The yellowjackets congregate around
singing some bright, fevered chorale
of ins and outs, ups, overs, and aways,
streaming their hoarse longing
through the skyscraper trees.
This barren, swept, human-carved spot
is danced over and tended by these beings
bringing their wild, pressing choir
to this echoing, cathedral space.
The trees of this place, mostly cedars and firs,
lifting up out of the soil with arms outstretched,
like ballerinas at the final bow,
fingertips lifted skyward,
unspeakably long and straight and true.
But who wouldn’t take a bow at such a great feat —
thriving for years upon years
with your vast tender toes and legs
flooded and packed solid down
in a soothing burial of dirt and duff?
And then the sun, pressing its long, slow hand
across the face of the land,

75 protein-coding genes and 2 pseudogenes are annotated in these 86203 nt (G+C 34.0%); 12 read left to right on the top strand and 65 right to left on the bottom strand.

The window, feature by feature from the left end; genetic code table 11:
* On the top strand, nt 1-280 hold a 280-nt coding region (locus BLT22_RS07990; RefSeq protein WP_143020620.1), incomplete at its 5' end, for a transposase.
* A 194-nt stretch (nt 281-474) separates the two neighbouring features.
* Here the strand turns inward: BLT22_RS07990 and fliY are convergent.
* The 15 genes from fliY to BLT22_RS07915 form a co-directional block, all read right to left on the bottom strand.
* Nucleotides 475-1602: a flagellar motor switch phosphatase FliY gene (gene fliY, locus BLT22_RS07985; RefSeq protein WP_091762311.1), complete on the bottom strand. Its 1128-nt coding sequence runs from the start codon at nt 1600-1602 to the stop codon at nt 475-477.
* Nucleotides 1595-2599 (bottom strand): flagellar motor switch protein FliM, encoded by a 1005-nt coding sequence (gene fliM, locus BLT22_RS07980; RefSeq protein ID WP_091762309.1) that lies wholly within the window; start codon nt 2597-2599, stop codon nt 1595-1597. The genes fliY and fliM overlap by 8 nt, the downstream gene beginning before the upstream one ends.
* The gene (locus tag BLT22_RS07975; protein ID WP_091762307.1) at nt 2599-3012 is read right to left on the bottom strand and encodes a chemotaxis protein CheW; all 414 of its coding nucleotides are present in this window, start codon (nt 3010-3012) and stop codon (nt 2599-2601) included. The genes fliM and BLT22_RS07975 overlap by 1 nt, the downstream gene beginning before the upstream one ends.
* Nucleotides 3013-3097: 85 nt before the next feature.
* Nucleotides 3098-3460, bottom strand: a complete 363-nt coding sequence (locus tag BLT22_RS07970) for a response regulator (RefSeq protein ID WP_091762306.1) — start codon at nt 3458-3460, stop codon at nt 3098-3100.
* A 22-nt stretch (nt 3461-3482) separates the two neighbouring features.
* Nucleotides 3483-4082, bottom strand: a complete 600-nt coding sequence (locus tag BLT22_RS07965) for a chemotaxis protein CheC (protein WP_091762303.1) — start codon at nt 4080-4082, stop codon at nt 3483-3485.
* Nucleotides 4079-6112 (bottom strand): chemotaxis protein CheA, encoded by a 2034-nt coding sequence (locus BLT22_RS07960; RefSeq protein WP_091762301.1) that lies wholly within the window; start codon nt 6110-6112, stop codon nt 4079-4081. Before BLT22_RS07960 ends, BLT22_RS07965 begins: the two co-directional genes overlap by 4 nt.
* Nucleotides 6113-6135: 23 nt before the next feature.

holding the trees and blueberries and alder and bear grass
still for such brief moments —
you can lose them if you aren’t just as slow,
just as caressing with your eyes
as the sun’s bright, loving touch.
And next to, nearby, holding the space
with her dynamic olive-teal-mud-gold waters,
Shell Rock Lake, a maiden
holding aloft masses of bouquets
of blueberry, spirea, and slide alder at her fringes,
her cool, deep waters, calm,
facing the quiet of the day.
–Shell Rock Lake, Roaring River Wilderness, Mt. Hood National Forest, Oregon